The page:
WITH ESTIMATES OF TAXPAYER subsidies for the luxurious Grand Avenue project skyrocketing by tens of millions of dollars, and the wealthy developer unable to secure a construction loan to get started, county Supervisor Michael D. Antonovich last week publicly chastised the Grand Avenue Authority — a little-known government agency that continually operates behind closed doors while overseeing the troubled, $3 billion endeavor that promises to revitalize downtown L.A.

The unusually obscure board, made up of elected and appointed officials from the city and the county — and including well-known names like Los Angeles County Supervisor Gloria Molina and Los Angeles City Councilwoman Jan Perry — held a 50-minute, closed-door “executive session” on June 9, just three days after a fed-up Antonovich declared that a decision to delay the project “should not be made by a joint-powers authority — one that cancels many of its meetings — without an open and full debate in front of the elected city and county decision makers and the public.” In the end, the Authority refused to grant another delay to Related Companies, the project’s developer.

Antonovich is the second elected official to express doubts about the project in recent weeks, after years of its near-unanimous touting by Mayor Antonio Villaraigosa, billionaire Eli Broad and others who say it will usher in a major public park for the Civic Center and enliven downtown with a five-star hotel and luxury shopping — all nearly at the doorsteps of City Hall and Disney Hall.

On May 21, City Councilman Bill Rosendahl became the first council member to vote against public subsidies for the project. Neither Antonovich nor Rosendahl has had much impact on their colleagues, however. In the scant 10 minutes on June 9 given to proceedings once they were finally opened to the public, nobody in charge of overseeing Grand Avenue — not Molina, not Perry and not Los Angeles County CEO William T. Fujioka — publicly commented on the growing problems.

Even so, the 10 minutes they alloted to public comment was significantly longer than the group’s lightning-speed review of the Grand Avenue Authority budget, another controversial issue. They unanimously approved the budget — in two minutes — and the only serious question came from Cecilia V. Estolano, an Authority board member who represents the powerful Community Redevelopment Agency.

Estolano asked for a more “detailed” accounting of how the budget is to be spent to oversee one of the most complicated, multigovernment, multi-investor — and mostly private — developments ever in Los Angeles. Yet the budget Estolano was staring at was less than a page long and peppered with vague items, such as $6 million for the developer and consultants for “park design and management.”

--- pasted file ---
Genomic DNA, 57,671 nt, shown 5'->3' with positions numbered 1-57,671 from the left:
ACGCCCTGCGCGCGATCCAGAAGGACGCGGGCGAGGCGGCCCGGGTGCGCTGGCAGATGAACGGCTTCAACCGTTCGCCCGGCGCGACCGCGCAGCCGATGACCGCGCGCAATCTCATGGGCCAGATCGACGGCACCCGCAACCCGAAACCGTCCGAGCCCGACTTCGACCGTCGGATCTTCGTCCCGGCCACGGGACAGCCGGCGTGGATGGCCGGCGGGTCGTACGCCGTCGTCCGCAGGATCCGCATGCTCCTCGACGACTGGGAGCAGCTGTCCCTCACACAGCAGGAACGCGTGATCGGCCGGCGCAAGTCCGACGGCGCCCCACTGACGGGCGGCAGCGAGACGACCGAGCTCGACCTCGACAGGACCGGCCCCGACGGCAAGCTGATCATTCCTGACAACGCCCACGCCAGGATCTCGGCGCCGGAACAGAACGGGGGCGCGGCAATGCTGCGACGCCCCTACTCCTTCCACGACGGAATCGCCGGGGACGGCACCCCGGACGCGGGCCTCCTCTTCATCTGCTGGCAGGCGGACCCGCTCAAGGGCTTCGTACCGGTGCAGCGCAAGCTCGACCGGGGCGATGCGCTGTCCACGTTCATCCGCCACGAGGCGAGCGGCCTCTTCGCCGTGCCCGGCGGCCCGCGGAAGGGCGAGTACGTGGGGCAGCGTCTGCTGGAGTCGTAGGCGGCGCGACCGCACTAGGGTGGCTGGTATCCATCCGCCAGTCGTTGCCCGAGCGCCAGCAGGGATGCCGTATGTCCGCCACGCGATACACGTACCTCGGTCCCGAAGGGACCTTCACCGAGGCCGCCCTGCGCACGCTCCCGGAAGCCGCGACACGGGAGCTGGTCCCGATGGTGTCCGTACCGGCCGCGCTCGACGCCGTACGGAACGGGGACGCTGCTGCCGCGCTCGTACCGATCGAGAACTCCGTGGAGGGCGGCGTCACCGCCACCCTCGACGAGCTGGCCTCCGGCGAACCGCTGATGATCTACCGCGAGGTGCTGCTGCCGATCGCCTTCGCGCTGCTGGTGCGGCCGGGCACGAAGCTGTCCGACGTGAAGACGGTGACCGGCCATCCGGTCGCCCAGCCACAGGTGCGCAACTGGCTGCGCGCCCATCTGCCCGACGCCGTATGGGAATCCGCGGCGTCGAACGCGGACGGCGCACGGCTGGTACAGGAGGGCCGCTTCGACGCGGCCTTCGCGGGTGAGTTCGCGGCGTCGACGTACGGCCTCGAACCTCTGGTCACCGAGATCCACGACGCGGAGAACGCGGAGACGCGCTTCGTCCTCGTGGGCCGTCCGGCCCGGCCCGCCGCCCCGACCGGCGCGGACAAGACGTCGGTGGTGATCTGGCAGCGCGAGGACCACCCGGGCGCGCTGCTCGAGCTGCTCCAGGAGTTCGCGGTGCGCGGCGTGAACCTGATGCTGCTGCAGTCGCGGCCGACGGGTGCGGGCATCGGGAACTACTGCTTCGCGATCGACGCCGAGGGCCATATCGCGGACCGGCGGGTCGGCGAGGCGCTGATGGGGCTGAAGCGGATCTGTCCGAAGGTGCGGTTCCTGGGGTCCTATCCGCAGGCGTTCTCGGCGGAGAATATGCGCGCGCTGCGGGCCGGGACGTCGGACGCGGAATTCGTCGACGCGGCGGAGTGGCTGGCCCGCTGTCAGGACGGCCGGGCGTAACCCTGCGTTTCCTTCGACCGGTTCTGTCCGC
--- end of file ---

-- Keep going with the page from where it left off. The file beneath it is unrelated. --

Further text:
Unlike other Los Angeles government budget documents, this one did not disclose the public salary of its managing director, Martha Welborne. (The committee is funded by city and county monies, coupled with some contributions by the developer.) Nor could Welborne tell the L.A. Weekly how long it would take to create a detailed budget, or if those spending details would be made public.

THIS IS THE THIRD time the developer, the Related Companies, has sought a postponement, but the first time it has heard “no.” The firm is scrambling for a construction loan, even after a $100 million investment from a fund controlled by Sheik Mohammed bin Rashid Al Maktoum, the ruler of Dubai, which has been cited by the U.S. for human-rights violations. Bin Rashid Al Maktoum was welcomed with open arms — and almost without public discussion — by the politicians on the Grand Avenue Authority this year. He and his family now control 45 percent of the project.

“The Grand,” as it has been dubbed, was peddled to the media and taxpayers as a shining example of a public-private partnership. Yet not a stick of it has been built, and taxpayers have continued to see their contribution skyrocket. No private-sector lenders, thus far, are willing to cough up a construction loan, but Bill Witte, president of the Related Companies, says he was told that state officials will recommend approval for yet another taxpayer subsidy for it — this time, $30 million in state grants for a proposed Civic Center park, on top of the more than $50 million that has already been designated for the park.

Los Angeles taxpayers are already on the hook for a $60.5 million subsidy to the entire project — or so they thought, until Rosendahl dug into the fine print last month and determined that the subsidy could actually reach $123 million. (This is because the public funds are being paid to the developer over time rather than up-front. These monies will come from guest-paid hotel taxes diverted to the developer; these taxes would normally flow into city coffers.)

Rosendahl and Antonovich are from different ends of the political spectrum, but both now say taxpayers are not getting the full picture on the controversial and problem-plagued deal.

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